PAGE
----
Another day, another article on the brilliant Maia DAO.
You would think we would eventually run out of things to write about them, but the chad devs simply don’t stop, so we can’t either.
Today however we take a slightly different turn to what most of you are used to at Blocmates. We’ve already introduced every technical aspect of Maia DAO and their products so you should be experts by now.
In our latest article we summarised everything we previously covered and also promised some details on the upcoming migration to Arbitrum as well as the new features coming along with it.
Don’t worry, that’s coming very shortly, but for today we want to show you how Hermes V2, Maia DAOs premier product, is actually a better product in practice for DAOs and users alike.
This article will be especially helpful for DAOs looking to attract liquidity with minimal costs.
What are bribes?
The most important thing for any project is liquidity. In an industry as open and permissionless as DeFi, sourcing liquidity is of utmost importance. The most common form of sourcing liquidity is liquidity mining which was created and popularised by Compound Finance. Essentially, protocols reward liquidity providers with their native tokens for locking up their assets with the protocol.
This was quickly deemed to be a very unsustainable way of attracting liquidity. So after lots of iteration, we landed on vote-locking and gauges.
Users can lock their native token for veTokens and use these tokens to then vote on gauges. The more votes a protocols gauge gets, the more liquidity that gets directed towards it. Thus setting up the now popular bribes ecosystem in DeFi.
Rather than having to dish out so many native tokens to every user, protocols now reduce their costs by only having to “bribe” vote-lockers on a specific DEX to direct more liquidity towards their gauges.
While this system is a significant improvement, it is still far from ideal, especially for DAOs. Bribing and incentivising liquidity is still very much a large part of a DeFi protocol’s operational costs.
Therefore, to make the overall ecosystem more efficient there needs to be a way to make the bribe economy more efficient.
To solve this, things had to be looked at in a different way. If paying less for liquidity may be unfeasible, then why not demand less liquidity to operate as the more feasible solution?
Okay bear with me, this also didn’t make sense to me initially, but when you look at concentrated liquidity and Uniswap V3, this is exactly what has been happening.
With concentrated liquidity, LPs can define a range of prices between which their assets can be used for trading. This not only reduces costs for renting liquidity, but it also opens the door for brand new incentive mechanisms.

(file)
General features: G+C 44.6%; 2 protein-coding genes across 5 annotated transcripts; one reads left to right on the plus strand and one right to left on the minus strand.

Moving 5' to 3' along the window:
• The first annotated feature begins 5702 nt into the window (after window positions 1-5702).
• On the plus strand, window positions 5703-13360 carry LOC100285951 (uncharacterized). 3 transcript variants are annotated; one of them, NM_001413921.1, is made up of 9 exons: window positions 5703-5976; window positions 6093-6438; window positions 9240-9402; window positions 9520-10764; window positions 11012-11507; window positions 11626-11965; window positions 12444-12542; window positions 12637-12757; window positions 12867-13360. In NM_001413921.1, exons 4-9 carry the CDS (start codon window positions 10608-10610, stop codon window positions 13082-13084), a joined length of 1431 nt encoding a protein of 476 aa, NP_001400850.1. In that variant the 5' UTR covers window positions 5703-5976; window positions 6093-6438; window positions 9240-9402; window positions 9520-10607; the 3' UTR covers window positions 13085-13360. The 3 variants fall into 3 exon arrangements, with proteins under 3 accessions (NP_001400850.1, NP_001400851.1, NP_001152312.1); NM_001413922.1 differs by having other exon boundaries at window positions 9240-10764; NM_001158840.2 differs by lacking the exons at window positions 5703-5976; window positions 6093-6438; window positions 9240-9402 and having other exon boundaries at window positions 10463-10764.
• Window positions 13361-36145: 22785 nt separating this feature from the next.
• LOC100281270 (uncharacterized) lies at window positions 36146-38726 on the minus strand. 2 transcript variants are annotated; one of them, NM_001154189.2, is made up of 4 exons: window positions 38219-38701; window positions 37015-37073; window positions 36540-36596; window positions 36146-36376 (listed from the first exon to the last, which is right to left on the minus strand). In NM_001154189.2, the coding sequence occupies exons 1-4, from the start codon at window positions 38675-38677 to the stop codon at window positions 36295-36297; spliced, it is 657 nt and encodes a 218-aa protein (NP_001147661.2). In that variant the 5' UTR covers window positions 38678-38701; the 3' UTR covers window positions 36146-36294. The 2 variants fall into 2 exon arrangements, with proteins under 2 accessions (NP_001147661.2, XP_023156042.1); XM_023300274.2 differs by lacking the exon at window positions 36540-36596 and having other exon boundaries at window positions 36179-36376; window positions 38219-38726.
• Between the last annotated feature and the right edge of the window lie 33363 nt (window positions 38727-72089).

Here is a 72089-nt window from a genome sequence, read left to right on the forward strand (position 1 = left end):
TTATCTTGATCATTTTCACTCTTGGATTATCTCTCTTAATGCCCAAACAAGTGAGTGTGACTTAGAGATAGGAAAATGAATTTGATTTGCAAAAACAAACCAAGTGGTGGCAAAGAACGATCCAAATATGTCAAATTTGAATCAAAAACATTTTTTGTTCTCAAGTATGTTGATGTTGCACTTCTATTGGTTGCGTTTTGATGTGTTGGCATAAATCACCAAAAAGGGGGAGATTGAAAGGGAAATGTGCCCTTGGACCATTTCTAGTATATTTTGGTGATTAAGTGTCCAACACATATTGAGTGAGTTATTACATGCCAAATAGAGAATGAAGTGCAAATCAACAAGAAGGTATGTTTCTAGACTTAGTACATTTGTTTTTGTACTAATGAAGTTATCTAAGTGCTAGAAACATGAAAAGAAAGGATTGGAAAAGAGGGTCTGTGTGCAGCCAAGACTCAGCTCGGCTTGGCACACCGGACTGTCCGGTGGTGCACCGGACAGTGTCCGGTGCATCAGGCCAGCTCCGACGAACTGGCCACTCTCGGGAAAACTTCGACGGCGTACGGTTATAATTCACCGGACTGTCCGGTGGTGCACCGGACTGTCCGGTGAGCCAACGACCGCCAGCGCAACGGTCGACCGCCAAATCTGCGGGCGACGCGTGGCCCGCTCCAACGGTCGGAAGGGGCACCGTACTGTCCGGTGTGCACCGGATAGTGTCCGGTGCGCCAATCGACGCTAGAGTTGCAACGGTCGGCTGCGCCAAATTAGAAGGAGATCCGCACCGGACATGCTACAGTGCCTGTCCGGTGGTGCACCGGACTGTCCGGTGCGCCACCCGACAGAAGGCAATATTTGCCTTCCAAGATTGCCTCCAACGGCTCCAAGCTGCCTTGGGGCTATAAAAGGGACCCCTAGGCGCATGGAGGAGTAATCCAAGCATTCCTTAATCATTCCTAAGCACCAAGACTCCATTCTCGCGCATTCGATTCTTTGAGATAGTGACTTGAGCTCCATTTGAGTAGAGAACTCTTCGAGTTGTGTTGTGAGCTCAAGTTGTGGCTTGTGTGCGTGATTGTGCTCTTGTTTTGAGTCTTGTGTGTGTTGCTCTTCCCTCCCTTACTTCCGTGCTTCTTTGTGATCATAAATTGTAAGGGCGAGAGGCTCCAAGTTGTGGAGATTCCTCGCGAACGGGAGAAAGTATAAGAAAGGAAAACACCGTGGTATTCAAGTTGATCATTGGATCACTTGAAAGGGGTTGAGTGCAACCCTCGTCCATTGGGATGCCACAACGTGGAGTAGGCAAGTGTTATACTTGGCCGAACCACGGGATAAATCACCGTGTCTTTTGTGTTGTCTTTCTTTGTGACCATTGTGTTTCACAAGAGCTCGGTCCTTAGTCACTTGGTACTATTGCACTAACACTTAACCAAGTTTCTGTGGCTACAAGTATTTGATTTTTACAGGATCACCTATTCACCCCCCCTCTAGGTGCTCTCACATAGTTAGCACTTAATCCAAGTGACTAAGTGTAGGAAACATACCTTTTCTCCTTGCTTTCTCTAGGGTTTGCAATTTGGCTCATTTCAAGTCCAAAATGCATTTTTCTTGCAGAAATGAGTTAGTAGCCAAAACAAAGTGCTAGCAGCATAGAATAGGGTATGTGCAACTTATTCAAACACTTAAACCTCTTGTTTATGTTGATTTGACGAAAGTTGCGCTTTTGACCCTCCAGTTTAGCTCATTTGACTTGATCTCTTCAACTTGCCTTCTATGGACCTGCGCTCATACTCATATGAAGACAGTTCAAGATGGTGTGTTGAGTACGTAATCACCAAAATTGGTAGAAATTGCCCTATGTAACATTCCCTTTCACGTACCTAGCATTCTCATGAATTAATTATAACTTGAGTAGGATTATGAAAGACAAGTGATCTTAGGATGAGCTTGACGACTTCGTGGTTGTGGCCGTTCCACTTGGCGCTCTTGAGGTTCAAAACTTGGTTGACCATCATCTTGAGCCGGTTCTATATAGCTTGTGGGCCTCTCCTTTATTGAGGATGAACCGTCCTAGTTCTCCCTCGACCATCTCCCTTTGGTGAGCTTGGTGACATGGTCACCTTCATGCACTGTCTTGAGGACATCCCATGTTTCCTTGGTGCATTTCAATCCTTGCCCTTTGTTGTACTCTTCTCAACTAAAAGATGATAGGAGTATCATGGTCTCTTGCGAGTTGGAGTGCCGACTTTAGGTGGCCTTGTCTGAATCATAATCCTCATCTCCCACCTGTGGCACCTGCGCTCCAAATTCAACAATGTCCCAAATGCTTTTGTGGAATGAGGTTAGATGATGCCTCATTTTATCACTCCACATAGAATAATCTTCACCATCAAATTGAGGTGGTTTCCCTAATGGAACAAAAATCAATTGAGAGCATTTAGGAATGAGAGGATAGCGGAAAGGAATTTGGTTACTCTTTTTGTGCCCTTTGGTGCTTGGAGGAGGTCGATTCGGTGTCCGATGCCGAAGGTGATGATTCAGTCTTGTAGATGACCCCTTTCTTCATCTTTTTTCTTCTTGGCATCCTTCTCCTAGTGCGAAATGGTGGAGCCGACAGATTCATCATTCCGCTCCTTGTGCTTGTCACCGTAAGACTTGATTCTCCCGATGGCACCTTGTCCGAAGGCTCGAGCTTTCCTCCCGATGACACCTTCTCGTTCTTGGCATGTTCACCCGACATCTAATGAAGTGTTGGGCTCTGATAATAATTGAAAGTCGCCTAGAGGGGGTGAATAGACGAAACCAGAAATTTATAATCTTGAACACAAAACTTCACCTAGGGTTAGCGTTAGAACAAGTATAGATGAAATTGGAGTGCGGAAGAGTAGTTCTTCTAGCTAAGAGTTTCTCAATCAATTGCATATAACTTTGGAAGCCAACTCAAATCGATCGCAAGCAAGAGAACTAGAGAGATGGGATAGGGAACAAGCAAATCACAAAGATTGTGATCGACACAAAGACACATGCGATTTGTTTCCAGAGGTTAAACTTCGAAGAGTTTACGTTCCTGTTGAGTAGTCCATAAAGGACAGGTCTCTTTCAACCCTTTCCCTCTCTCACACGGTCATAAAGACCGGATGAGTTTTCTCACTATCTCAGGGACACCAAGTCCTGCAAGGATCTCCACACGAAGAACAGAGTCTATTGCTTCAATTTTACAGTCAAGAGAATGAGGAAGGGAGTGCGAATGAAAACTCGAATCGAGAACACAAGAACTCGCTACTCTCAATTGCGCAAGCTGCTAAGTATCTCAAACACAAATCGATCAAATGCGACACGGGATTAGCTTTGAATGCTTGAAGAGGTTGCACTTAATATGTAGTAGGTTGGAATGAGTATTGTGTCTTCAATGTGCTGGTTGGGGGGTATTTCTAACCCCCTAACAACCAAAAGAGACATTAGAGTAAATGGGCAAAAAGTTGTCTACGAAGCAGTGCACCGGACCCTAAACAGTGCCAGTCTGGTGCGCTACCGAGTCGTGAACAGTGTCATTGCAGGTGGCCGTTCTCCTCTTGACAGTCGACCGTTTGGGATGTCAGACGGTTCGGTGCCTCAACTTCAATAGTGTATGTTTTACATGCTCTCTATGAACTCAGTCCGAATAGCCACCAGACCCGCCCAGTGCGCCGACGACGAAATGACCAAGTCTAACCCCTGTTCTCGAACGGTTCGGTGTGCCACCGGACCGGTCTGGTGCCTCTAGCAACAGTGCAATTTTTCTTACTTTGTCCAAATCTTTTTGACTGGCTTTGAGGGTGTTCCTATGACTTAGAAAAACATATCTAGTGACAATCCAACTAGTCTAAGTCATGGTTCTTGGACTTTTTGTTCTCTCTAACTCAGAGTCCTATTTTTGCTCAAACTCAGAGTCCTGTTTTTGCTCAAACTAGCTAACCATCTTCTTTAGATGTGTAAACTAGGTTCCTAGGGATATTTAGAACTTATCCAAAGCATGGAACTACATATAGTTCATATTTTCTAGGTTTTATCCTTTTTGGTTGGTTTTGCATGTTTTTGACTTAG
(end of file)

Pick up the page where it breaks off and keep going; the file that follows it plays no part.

Leveraging Uniswap V3’s concentrated liquidity architecture, Hermes V2 has made bribes 100x more efficient for DAOs. So let’s look at how.
Bribes with Hermes V2
The Folks at Maia DAO identified 3 problems with incentivizing liquidity through concentrated liquidity.
- You have previously set a range where liquidity is incentivized.
- You have to periodically and retroactively airdrop users that have active liquidity.
- Be aware of situations like OneTickDAO that happened with Ribbon Finance.
To avoid all these situations, Hermes V2 only allows NFT positions with a minimum range to be staked. Depending on the pool the minimum range size is different. For example, stablecoin pools are tightly correlated and the minimum ranges would be lower but with uncorrelated assets, the ranges would be wider.
To understand how Hermes V2 has significantly improved bribe efficiency, we will look at the vAMM (uncorrelated assets) and the sAMM (stable pools).
The name of the game here is to produce the same depth as Hermes V1 pools without using as much capital.
Let’s start with the vAMM. Suppose there’s a volatile pool such as ETH/USDC and this pool has a TVL of $10M offering 52% APR to LPs. This means each year, $3.25M in bribes are required to produce $6.5M of emissions. That’s $50K on a weekly basis to generate $100K in emissions.
Now if we want to achieve the same depth of liquidity with Hermes V2, this is how much protocols would have to bribe.
If a protocol wants to keep a pool at ± 30%, then they only have to bribe $6.3K per year to generate the 52% APR. That is 87% saved. Absolutely wild.
Now let’s look at the sAMM. Suppose a stable pool with $100m TVL offers 13% APR. It means $6.5M in bribes are required to generate $13M in emissions. Or $125k per week to generate $250k if we look at it on a weekly basis.
With Hermes V2, the same depth can be achieved at a fraction of the cost.
Suppose the pool needs to be kept at ± 0.01% depth. It requires only $4.6K to generate the same 13% APR. A whopping 96% saved.
For those of you who are interested in the formulas and the actual maths that goes behind this improved capital efficiency. I highly recommend checking out this article. I must admit, it’s a little too big brain for me.
The Maia DAO folks are true degens at heart, they love making products for the degens but they also recognize that things have to be cost-effective for the DAOs as well. Without these DAOs, there would be nothing for the degens.
Hermes V2 improving bribes capital efficiency is just one, but one incredibly important way by which the overall DeFi ecosystem can get more capital efficient with Hermes.
If you are a DAO it is simply a no-brainer to use Hermes V2 for liquidity. No other venue can match the level of reduction in operational cost and there is no community more dedicated to helping everyone shine as the Maians.
So notify your favourite protocol and let them know that Hermes V2 is the way to go.